Attempts have been made to overcome the disadvantages of stationary courses. In particular, portable courses have been developed that typically include collapsible or folding versions of submerged cable systems. Portable courses are typically carried in a user's boat to the ski site where the anchors, cable, cross-arms and buoys are assembled and launched into the water and tightened. Because of the need for a lighter course due to portability issues, these courses do not provide the durability or accuracy of the stationary anchored systems. Further, the greatest drawback to portable systems lies in the amount of time and labor required to install and retrieve them. Another drawback to these systems is the amount of space required to carry and store a portable system in a typical ski boat, and the space needed to store a portable course on land.
In an attempt to overcome the disadvantages described above, sinkable courses have been developed. In one particular example, U.S. Pat. No. 5,516,317 describes a system used to sink and float buoys. The system includes submarine devices comprising a cavity for holding both sand and an inflatable air bladder. Buoys are connected to the submarine devices using a length of rope. The weight of the sand inside a submarine device is enough to sink a buoy to the bottom of a lake or river when the air bladder is deflated. When the air bladder is inflated using air supplied via an air compressor or portable tank through a distributed network of tubing, enough buoyancy is created in the submarine to offset the weight of the sand, causing the buoys to float to the surface of the water. Thus, a course has been developed that is stationary in the sense that it does not have to be completely launched and retrieved from the water, but is moveable within the water by allowing the buoys to be floated and sunk as desired, thus reducing installation and set-up time and avoiding hazards and damage resulting from leaving buoys floating and unattended.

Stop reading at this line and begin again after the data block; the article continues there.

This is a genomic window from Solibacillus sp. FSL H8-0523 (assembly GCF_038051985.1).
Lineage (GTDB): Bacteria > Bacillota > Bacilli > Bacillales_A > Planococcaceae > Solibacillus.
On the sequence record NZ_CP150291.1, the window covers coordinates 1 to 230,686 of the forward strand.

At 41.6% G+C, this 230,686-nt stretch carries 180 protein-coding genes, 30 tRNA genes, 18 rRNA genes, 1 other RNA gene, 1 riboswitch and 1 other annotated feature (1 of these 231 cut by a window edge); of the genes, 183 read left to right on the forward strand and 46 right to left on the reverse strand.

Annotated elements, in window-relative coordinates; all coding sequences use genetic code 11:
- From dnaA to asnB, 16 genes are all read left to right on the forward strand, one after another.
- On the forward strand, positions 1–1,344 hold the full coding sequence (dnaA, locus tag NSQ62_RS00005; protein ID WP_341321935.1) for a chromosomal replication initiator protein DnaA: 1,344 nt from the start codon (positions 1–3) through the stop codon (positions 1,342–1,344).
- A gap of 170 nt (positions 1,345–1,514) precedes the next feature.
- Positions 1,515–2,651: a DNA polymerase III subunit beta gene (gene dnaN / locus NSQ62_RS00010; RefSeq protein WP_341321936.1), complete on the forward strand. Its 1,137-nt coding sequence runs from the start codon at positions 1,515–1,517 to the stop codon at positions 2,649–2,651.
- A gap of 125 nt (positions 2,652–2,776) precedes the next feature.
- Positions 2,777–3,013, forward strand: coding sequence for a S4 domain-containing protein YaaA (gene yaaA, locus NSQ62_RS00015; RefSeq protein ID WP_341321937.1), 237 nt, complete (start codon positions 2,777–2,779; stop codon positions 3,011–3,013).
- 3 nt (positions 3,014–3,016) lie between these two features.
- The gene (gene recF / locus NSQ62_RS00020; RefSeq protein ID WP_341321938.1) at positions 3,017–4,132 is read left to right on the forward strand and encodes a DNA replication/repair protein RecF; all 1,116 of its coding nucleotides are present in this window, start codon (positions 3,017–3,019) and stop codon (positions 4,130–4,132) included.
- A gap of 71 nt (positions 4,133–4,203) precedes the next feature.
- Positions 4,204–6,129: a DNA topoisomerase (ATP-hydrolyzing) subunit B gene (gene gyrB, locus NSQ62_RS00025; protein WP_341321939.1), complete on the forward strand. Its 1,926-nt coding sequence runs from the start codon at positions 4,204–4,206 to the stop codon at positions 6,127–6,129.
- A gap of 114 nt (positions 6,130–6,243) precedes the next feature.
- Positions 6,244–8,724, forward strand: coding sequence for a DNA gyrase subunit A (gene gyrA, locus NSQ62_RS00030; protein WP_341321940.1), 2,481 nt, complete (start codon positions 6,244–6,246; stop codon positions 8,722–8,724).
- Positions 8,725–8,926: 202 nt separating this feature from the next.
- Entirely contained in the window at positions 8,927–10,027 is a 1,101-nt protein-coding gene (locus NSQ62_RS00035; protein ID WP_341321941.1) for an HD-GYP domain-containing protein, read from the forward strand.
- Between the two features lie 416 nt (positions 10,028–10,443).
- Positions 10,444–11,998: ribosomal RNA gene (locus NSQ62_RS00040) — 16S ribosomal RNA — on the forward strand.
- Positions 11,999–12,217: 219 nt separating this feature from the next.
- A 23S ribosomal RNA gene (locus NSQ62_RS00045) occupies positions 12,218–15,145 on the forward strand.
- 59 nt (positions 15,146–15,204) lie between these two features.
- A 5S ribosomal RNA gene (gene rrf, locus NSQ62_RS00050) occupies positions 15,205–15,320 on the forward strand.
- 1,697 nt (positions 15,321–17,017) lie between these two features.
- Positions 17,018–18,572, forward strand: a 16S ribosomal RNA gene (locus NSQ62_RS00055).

There are several disadvantages in the design of the system described in the U.S. Pat. No. 5,516,317 patent. First, the position of the submarine device in the system makes repair or replacement of an air bladder difficult due to the common housing and having to retrieve the heavy submarine from the water for repairs or maintenance. Further, the submarines in the '317 patent are positioned above the cable system to which they are attached, making it necessary to first retrieve the submarine from the water before the cable system itself can be retrieved. Another disadvantage of the current submarine design is the placement of the air bladder valve, which does not allow water that accidentally enters the bladder to drain. Further, maintenance of the air bladder portion results in the disturbance of the weight portion, and vice versa. Still further, maintaining the weight and the air bladder in a single submarine component requires that the internal cavity of the submarine remain accessible throughout the lifetime of the submarine, resulting in sealing issues and submarine material limitations that may be avoided by separating out the weight and air functions into separate components. Specifically, component expandability problems may be avoided using certain materials available as a result of separating air and weight components. Still further, general maintenance and repair of the U.S. Pat. No. 5,516,317 system is difficult and time consuming.